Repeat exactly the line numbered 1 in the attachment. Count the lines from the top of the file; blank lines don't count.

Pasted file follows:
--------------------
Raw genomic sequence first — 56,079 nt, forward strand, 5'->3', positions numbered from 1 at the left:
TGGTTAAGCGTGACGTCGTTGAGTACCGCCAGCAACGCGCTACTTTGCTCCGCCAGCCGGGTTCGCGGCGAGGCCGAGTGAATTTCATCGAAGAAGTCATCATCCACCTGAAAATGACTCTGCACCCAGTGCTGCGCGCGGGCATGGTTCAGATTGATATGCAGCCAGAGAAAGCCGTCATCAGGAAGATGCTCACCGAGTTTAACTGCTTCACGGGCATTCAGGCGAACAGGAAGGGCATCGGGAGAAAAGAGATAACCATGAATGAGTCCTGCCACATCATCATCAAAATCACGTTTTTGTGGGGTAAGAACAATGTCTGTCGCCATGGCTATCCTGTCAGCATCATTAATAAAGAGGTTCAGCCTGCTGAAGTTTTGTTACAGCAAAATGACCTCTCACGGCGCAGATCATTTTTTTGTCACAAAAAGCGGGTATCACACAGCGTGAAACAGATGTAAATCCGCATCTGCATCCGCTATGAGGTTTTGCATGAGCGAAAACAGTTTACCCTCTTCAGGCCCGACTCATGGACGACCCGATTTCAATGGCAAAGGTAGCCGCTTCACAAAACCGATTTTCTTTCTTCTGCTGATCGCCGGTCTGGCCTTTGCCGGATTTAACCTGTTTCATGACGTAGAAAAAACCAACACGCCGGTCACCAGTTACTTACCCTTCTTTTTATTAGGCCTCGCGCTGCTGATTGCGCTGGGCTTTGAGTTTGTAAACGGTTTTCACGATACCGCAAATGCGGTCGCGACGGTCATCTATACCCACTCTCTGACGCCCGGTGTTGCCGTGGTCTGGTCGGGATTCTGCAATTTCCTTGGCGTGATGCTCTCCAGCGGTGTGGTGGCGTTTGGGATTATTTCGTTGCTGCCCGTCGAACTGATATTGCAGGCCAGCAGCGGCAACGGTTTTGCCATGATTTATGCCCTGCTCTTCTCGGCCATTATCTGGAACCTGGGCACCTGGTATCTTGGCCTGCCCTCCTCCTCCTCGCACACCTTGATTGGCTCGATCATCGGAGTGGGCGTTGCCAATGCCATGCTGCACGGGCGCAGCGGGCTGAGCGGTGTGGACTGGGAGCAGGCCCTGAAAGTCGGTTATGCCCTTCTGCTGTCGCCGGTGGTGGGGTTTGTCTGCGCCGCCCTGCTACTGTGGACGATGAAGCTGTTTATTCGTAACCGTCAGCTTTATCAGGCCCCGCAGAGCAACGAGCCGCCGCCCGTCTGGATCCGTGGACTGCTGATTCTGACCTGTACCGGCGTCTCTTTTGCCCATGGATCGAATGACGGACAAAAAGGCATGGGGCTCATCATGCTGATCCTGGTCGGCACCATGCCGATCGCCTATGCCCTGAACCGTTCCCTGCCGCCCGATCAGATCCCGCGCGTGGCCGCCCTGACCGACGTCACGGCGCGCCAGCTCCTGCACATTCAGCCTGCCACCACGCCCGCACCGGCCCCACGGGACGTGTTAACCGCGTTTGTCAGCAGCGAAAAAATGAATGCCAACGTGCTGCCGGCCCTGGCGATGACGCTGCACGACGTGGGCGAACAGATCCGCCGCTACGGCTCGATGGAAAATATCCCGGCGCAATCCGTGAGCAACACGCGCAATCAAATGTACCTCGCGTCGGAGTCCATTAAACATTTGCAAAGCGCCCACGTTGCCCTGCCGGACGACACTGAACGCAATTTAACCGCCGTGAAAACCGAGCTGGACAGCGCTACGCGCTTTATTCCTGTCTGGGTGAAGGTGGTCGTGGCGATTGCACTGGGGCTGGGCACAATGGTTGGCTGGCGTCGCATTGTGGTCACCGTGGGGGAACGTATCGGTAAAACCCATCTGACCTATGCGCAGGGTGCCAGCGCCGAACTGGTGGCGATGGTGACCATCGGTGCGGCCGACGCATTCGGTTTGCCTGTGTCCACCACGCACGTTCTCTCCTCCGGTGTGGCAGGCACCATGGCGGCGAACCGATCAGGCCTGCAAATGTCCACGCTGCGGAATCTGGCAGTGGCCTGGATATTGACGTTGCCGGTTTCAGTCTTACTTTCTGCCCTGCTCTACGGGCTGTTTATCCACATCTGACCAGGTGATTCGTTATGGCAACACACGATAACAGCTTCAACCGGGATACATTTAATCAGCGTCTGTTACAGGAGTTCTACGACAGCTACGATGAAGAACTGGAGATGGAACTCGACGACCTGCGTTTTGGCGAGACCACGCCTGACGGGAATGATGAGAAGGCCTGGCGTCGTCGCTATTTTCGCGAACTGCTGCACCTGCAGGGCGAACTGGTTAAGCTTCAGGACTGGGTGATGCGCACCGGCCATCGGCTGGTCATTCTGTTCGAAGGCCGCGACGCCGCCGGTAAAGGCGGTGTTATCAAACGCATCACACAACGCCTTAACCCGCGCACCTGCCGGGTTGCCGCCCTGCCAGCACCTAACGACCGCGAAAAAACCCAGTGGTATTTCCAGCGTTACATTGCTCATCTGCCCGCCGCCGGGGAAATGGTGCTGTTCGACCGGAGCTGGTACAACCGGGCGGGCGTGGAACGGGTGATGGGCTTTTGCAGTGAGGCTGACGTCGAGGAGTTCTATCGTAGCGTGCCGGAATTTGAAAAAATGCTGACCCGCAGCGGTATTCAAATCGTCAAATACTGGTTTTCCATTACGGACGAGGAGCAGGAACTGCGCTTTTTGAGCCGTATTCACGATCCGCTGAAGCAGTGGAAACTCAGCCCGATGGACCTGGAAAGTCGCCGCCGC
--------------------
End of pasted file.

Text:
Raw genomic sequence first — 56,079 nt, forward strand, 5'->3', positions numbered from 1 at the left: